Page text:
12 February 2011

Walking With Our Heads Up

After reading Diana's post today, I checked out one of the links she provided.

That there is discrimination against transgender people is not news to me. Nor is the knowledge that trans people of color experience even more discrimination than those of us who are melanin-deficient.   If those facts were all the survey revealed, I would not be thinking about it now.

However, the researchers who compiled the report Diana linked seemed to understand the limits of so many previous studies.  Those earlier surveys and reports indicated, for example, that we are much more likely than everyone else to be unemployed, experience harassment, try to kill ourselves or to be killed by someone else.  But they missed two other key elements of our lives that "Injustice At Every Turn" conveys about as well as anyone can with statistical narratives.

The first of those elements is the cumulative effect of our experiences.  According to the report, nearly two out of every three of us have experienced a "serious act of discrimination," which the authors define as "events 
that would have a major impact on a person’s quality of life and ability to sustain themselves financially or emotionally."  Those events include, but are not limited to:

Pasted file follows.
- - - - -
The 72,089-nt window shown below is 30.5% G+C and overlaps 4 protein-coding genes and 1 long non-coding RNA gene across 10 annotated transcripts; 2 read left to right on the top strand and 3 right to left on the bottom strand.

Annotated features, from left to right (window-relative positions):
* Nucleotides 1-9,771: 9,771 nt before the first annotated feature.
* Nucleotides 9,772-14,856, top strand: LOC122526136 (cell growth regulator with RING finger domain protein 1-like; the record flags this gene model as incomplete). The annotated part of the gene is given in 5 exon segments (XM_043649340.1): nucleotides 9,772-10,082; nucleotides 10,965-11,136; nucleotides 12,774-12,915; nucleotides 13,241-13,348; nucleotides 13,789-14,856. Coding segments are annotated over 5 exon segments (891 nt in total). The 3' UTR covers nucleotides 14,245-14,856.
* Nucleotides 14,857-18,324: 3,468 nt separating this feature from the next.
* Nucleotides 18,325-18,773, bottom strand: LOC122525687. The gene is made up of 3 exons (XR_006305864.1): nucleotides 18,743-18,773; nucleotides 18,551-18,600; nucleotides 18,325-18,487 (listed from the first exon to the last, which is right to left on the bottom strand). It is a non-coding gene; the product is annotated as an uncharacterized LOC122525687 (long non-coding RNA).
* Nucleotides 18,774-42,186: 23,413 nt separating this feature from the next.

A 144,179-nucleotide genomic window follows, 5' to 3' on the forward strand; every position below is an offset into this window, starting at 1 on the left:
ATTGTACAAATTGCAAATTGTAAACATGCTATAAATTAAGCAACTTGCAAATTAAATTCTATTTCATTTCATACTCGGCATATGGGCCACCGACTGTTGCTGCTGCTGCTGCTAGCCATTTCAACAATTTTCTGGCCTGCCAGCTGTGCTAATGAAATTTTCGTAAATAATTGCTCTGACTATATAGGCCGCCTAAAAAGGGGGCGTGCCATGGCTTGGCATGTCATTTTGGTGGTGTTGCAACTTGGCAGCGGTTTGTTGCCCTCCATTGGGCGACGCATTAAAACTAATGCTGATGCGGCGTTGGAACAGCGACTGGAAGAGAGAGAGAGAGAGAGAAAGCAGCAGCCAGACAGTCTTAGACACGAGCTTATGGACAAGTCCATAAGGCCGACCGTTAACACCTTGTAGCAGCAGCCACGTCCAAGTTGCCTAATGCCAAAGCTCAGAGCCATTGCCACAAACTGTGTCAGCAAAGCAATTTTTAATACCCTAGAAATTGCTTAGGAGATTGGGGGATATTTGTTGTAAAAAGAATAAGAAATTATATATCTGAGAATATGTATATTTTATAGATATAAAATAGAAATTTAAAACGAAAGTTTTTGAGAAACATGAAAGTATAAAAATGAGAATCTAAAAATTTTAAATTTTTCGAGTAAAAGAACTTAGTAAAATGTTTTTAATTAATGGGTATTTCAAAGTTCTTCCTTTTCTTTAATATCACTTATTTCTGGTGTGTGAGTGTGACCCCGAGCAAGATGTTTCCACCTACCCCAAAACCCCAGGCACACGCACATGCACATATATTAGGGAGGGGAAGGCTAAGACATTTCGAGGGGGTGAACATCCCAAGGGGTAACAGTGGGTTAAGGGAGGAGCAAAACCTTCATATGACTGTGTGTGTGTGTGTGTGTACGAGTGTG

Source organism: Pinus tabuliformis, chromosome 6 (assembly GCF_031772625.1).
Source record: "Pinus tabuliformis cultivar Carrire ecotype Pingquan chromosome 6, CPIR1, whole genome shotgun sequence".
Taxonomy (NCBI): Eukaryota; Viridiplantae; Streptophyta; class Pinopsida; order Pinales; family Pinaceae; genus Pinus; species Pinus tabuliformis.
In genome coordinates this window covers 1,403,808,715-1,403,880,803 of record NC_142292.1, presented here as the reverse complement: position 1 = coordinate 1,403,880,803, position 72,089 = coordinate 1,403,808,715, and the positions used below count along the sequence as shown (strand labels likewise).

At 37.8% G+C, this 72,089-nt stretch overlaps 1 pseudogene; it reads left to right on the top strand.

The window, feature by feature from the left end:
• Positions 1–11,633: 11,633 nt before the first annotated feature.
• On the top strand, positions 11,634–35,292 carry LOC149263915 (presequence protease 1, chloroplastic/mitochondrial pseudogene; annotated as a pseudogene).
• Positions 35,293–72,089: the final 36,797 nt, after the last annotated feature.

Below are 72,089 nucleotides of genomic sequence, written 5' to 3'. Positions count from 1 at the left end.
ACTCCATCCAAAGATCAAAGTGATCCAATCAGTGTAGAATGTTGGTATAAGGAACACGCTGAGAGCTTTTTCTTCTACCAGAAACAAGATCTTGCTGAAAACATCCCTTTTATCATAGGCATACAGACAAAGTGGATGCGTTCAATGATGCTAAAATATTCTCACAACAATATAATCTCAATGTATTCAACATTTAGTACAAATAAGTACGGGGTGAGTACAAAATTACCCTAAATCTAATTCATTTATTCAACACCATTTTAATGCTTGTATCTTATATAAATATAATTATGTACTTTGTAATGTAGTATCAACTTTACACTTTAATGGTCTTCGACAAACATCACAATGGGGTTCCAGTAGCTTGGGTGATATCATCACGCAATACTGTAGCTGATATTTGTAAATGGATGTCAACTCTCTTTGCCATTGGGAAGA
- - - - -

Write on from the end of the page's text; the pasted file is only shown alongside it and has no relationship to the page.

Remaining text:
• Lost job due to bias
• Eviction due to bias
• School bullying/harassment so severe the respondent had to drop out 
• Teacher bullying 
• Physical assault due to bias
• Sexual assault due to bias
• Homelessness because of gender identity/expression
• Lost relationship with partner or children due to gender identity/expression
• Denial of medical service due to bias
• Incarceration due to gender identity/expression.

Worse, nearly one in four of us has experienced "catastrophic" discrimination, which the researchers define as experiencing at least three of those life-disrupting events.  

The second dimension of our experiences that the researchers managed to convey was what we develop in part as a result of our experiences:  resilience. More than three out of every four of us report that we felt more comfortable at work and our performance improved after we began to transition, even in spite of the discrimination and even harassment many of us experience.

And we still manage to get hormones, as well as the other medicines and treatments we need, in spite of the discrimination or structural barriers we face in getting health care.  We lose jobs and aren't considered for others because of bigotry, but somehow many of us still find employment.  We find places to live after we've been kicked or kept out of other places because of bias, and we're three times as likely to return to school after the age of 25 even after so many of us were essentially bullied out of our high schools and colleges.

But, most important of all, we keep our self-esteem--which many of us found only upon coming to terms with who we are and deciding to live in accordance with it (whatever that may mean for us)--even in the face of rejection from partners, family members, colleagues and people who were friends.  As one survey respondent said, "I have walked these streets and been harassed nearly every day, but I will not change.  I am back out there the next day with my head up."